KU Facilities, ESPN’s ‘College GameDay’ give university weekend to remember

KU Facilities crew on set of ESPN's "College GameDay."

LAWRENCE – Shawn Harding knew it would be a busier week than usual when the announcement was made that ESPN’s “College Gameday” planned to air its football show from Lawrence. For the first time, “College GameDay” featured the University of Kansas football team in a matchup against Texas Christian University on Oct. 8.

View of crowd at ESPN's "College GameDay" Oct. 8 in Lawrence.Standing in front of the Memorial Campanile two days after the mayhem, Harding – KU’s director of Facilities Services – looked down the Hill and to David Booth Kansas Memorial Stadium and pondered all that occurred in this area over the last several days.

“It was a fun experience,” Harding said. “ESPN said we were great to work with. Our facilities team thought creatively on their feet to give them the best experience we could because we want them to come back.”

Although KU came up short on the gridiron in a 38-31 loss to TCU, the weekend was an undeniable success for the university. “College GameDay” had an average viewer count of 2.3 million, a 22% increase from its Week 6 show in 2021.

Fire hydrant detail on the Hill at ESPN's "College GameDay."“We looked at it as an incredible opportunity,” said Daniel Berk, assistant athletics director. “(Head football coach) Lance Leipold mentioned a few times that it’s a three-hour infomercial for our program and university. Our fans were incredible. From a facilities and operational standpoint, it was flawless.”

The show in Lawrence ranks as the ESPN program’s best pre-November show since 2010 and the sixth-best episode since the show expanded to three hours in 2013. Berk pointed to the fall enrollment numbers, the largest since 2008, to demonstrate the impact athletic success can have on the university.

“Basketball got that train rolling,” Berk said. “When you see the Kansas brand everywhere, people are curious and want to know more.”

The Kansas brand was front and center for three hours in front of a national audience that day, and that would not have happened without the work of the KU facilities team. Meetings between KU facilities and ESPN personnel began Oct. 2. Two days later, ESPN personnel walked the Hill with Harding and KU Athletics facilities personnel to decide how to set up the “GameDay” set.

Then the real work commenced. Berk lauded the work of the KU Athletics facilities crew, which he noted is accustomed to hosting the ESPN gameday program for basketball. However, the show for football is a much bigger undertaking.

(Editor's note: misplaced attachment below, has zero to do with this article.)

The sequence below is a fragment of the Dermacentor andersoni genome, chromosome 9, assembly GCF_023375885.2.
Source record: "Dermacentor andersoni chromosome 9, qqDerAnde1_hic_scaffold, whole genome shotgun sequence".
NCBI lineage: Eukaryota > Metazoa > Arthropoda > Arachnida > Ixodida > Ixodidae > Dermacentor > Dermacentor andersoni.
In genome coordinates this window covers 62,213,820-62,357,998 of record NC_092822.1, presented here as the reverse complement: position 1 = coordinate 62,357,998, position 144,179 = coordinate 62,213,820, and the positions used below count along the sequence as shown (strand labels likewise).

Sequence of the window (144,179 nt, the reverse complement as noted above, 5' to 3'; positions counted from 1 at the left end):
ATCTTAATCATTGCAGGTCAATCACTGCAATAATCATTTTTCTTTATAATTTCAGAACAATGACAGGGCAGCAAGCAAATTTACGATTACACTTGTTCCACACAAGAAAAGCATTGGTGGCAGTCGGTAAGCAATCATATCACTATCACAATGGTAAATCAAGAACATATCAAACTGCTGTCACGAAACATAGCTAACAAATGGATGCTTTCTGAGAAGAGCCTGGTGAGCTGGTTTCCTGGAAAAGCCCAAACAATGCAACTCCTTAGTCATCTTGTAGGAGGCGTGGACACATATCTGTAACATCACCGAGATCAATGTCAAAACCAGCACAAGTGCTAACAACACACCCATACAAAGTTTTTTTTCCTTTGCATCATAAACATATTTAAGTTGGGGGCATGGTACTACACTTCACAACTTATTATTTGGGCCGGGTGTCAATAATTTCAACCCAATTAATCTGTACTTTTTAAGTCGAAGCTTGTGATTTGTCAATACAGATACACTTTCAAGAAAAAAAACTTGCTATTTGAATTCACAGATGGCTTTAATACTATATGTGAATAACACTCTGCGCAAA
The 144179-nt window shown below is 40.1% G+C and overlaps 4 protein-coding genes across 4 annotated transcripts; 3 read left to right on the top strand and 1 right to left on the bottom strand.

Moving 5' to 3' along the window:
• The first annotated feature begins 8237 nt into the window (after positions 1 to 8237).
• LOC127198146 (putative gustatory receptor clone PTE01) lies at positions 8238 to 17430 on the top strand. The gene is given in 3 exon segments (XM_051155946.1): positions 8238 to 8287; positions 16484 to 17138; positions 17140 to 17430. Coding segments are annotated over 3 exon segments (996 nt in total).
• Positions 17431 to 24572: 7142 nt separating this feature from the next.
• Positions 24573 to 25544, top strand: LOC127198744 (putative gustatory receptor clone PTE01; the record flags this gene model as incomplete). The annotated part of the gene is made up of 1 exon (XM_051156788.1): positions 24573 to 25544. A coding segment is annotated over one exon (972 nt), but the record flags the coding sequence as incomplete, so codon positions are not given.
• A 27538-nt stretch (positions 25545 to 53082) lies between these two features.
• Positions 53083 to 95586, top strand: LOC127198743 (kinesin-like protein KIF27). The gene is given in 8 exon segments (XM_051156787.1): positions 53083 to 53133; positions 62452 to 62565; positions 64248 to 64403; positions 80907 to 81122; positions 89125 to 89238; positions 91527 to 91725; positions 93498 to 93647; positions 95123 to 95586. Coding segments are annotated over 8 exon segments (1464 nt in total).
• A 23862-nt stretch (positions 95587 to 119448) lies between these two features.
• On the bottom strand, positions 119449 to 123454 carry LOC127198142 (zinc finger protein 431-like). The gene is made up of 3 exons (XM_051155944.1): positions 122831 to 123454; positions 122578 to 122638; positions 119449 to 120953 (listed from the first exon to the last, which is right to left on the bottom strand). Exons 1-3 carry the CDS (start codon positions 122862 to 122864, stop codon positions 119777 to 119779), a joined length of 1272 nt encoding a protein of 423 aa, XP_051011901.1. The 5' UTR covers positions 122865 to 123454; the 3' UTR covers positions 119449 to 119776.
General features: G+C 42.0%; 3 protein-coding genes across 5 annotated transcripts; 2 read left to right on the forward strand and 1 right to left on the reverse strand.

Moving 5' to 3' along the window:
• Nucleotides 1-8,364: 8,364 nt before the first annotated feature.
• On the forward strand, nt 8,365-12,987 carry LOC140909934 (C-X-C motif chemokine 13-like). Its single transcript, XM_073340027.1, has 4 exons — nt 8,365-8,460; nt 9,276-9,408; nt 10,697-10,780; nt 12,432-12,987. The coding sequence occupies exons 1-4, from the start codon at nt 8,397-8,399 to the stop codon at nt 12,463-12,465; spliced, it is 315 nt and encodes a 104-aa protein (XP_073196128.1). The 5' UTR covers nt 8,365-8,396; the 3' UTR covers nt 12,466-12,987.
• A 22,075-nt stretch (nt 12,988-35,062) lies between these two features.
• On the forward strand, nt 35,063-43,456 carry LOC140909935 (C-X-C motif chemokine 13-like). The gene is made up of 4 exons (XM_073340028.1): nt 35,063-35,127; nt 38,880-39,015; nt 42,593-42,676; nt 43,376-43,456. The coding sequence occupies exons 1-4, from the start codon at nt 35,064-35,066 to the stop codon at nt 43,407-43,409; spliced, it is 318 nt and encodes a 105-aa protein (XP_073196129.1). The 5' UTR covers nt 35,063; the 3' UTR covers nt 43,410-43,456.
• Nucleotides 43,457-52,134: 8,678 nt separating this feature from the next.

The first major project came with the realization that ESPN’s crew needed to fill up cisterns with approximately 8,000 to 9,000 gallons of water to hold down their stages and video board. The only problem, according to Harding, is the facilities water truck is heavy enough to break concrete. Driving it to the bottom of the hill to fill the cisterns wasn’t an option.

Fortunately, a member of the facilities crew came up with the idea of using the fire hydrant near the south entrance of the football stadium. They located enough hoses and devices to put on the end of each hose to fill up different sized cisterns simultaneously. 

“We deal with a lot of emergencies,” Harding said. “We’re tuned to thinking creatively on the fly, too. A lot of stuff that goes on in some of the old buildings on campus makes us get creative to keep things running.”

Harding estimated around 12 facilities employees aided in the efforts throughout the week, which included plumbers, landscape, electricians, Harding and other supervisors.

Once the initial work to set up was complete, the line of dialogue between ESPN and Harding was ongoing throughout the week. And facilities personnel were able to complete each request, starting with the grounds crew recreating a smaller version of the “KANSAS” painting on the Hill close to the “GameDay” setup to be featured on television. 

When ESPN requested the removal of three streetlights along the hill, KU electricians answered the call. They removed each light and installed a cover on each remaining structure to cover exposed wires. This ensured that those streetlights did not obstruct the main television camera shot in addition to the aerial camera, which ran from a tree on the hill to a light pole inside the stadium. All three lights have since been reinstalled.

When ESPN decided it wanted to involve the Memorial Campanile in the show as more than a breathtaking backdrop, Harding took crew members to the top of the tower to install a GoPro to provide aerial shots during the show.  

The work throughout the rest of the Lawrence campus didn’t stop. Even so, Harding and his team found time to help create a picturesque backdrop to a historic day for the football program and the university, viewed by millions of people.

“We have a lot of stuff going on,” Harding said of his facilities team with a smile, “but we figured it. Everybody was thrilled to jump into it.

“Our team was really great.”  

Top photo: Members of the KU crew setting up for ESPN's "College GameDay" program Oct. 8. From left to right: Shawn Harding, Joe Baker, David Alvarez, Mike Geffre, Josh LaTour, Caleb Martin, Brian Maul and Gene Normandin.

Top right photo: A view of the crowd at ESPN's "College GameDay" program on the Hill on KU's Lawrence campus.

Bottom right photo: A fire hydrant near the south entrance of David Booth Kansas Memorial Stadium was temporarily utilized to meet the needs of the ESPN "College GameDay" program.

Wed, 10/19/2022


Evan Riggs

Media Contacts

Evan Riggs

Office of the Provost